De Domijnen Sittard
Deep sea data cables provide our fast internet connections and make landfall in sites called landing points, from where the connection is further distributed via land. These cables connect trading hubs like London, Singapore, Hong Kong, and Amsterdam, following the old trading routes from colonial times. The Netherlands has become one of the largest hubs for internet traffic worldwide. With the exhibition The Dutch Savannah, we take a closer look at water’s role as a fundamental yet usually overlooked component of the infrastructure that supports the internet. We thus explore the connection between the online and the physical world, delving into the political and ecological implications that imply the digital sphere. We’ve borrowed the title The Dutch Savannah from a lecture Frank Stella gave in Amsterdam in 1984. This title addresses the question of how to best utilise our natural resources by phrasing it as a hyperbole: the lowlands and our eternal battle against the sea, all of a sudden faced with drought.
Huge amounts of data are produced and stored. For example, one transaction using the online currency Bitcoin is calculated to use as much energy as a regular household in an entire week. The volume of data grows exponentially and doubles in volume nearly every 18 months. Where does all that data go?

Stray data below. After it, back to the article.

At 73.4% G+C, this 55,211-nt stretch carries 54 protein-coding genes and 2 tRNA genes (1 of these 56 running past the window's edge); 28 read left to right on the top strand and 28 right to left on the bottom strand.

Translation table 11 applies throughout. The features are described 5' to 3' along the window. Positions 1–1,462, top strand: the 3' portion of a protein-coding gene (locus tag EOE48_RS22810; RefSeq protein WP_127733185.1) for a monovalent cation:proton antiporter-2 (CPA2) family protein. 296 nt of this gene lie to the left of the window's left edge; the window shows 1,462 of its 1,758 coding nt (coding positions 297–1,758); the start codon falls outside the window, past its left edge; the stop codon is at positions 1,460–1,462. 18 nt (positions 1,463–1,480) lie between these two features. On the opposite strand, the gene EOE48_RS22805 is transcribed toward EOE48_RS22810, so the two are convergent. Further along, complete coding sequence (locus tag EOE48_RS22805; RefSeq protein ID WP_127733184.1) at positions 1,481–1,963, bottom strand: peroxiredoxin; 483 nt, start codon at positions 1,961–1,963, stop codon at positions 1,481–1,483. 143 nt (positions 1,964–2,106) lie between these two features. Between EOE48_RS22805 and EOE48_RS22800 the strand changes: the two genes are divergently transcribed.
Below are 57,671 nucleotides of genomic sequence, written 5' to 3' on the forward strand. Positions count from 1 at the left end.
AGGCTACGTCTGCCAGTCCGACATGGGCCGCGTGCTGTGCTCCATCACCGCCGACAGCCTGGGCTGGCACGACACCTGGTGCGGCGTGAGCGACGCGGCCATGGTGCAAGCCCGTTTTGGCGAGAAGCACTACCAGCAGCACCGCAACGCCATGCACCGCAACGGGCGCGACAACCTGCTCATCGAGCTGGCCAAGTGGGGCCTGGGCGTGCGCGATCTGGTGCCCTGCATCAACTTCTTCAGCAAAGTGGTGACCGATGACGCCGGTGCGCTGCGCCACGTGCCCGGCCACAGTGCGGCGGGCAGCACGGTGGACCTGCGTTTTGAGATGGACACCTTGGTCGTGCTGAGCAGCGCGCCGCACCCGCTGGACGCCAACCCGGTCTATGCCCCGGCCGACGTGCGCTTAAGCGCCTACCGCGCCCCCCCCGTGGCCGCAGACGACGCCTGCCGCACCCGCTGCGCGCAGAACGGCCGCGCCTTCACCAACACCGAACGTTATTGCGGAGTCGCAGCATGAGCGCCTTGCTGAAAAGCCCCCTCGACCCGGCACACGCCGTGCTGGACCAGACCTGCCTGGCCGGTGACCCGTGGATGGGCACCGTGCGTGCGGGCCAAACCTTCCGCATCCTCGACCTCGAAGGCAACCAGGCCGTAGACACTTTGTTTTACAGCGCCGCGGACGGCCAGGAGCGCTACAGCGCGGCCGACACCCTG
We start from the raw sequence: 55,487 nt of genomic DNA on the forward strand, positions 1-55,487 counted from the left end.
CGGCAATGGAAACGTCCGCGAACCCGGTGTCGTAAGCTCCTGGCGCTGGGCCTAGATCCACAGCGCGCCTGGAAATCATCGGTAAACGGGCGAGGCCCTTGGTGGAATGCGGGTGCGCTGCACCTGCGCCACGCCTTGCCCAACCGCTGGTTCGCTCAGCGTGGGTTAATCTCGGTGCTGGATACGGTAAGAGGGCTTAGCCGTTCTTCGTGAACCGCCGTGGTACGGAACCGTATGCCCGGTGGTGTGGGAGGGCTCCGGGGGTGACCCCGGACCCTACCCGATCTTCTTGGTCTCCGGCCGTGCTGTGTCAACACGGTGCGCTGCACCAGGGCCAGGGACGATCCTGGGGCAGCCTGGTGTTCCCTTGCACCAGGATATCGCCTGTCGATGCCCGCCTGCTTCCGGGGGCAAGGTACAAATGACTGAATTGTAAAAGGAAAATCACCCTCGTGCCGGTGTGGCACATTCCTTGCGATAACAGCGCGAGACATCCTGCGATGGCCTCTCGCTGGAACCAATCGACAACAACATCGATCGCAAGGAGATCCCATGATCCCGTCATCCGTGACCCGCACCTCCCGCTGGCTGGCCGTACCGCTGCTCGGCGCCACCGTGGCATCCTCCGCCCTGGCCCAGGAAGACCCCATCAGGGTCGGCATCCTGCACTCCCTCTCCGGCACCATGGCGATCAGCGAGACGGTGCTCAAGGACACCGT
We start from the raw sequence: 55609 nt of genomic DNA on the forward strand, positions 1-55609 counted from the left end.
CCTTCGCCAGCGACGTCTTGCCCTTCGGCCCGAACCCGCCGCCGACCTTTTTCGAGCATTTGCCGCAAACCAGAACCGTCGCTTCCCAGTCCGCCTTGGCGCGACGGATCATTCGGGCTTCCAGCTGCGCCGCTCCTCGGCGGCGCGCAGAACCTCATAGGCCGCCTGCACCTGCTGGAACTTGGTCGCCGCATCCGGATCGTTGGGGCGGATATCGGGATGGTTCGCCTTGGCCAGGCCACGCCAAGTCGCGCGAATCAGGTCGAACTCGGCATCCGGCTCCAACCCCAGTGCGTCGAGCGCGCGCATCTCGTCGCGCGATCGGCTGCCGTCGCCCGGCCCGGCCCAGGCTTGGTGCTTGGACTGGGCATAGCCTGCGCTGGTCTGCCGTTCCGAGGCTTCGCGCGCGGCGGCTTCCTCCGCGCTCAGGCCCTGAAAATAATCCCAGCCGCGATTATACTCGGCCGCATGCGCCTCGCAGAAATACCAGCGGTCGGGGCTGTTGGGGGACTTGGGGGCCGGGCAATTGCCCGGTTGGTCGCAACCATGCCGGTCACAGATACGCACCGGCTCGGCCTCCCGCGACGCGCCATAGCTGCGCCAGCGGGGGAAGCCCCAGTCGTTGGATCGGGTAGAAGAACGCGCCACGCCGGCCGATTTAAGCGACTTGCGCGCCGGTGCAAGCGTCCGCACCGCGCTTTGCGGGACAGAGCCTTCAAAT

Our digital data does have a physical counterpart. To accommodate the exponentially growing amount of files accumulated by the networked society, data storage centres continue to expand. Since server farms require vast amounts of energy to operate, the impact on our natural resources and climate is considerable. Substantial volumes of water are used to air-condition computer farms, taking its toll on overall reservoirs. Despite the abundance of organic and liquidity metaphors (the cloud, data farms, the flow of information) the internet is actually not fluid nor free: it is physical, often with a heavy carbon footprint. Water is the most trusted element in the universe and the largest common denominator for all of mankind. While water used to be a prime resource and basic human right, it is increasingly used to support our digital selves instead of our physical bodies. But what are this development’s repercussions, risks, and alternatives?
Our ever-expanding use of data has enormous effects on the usage of power. It is clear now that our natural resources have become precious materials susceptible to being devoured by the increasing amount of digital data. Therefore, finding sustainable alternatives has become crucial. Large corporations such as Microsoft and Facebook are forced to find creative solutions to safeguard their data and ensure its cooling: for example by storing it in the arctic, in caves and, most recently, at the bottom of the ocean.
From the cloud to the deepest seas, our landscape and ecology are in flux. What happens to the landscape when we reroute our natural resources to our lives on the web? In The Dutch Savannah, we delve into the ecological consequences of the expansive flow of data and reflect on the environmental impact of our technological consumerism.
Barbara Cueto & Bas Hendrikx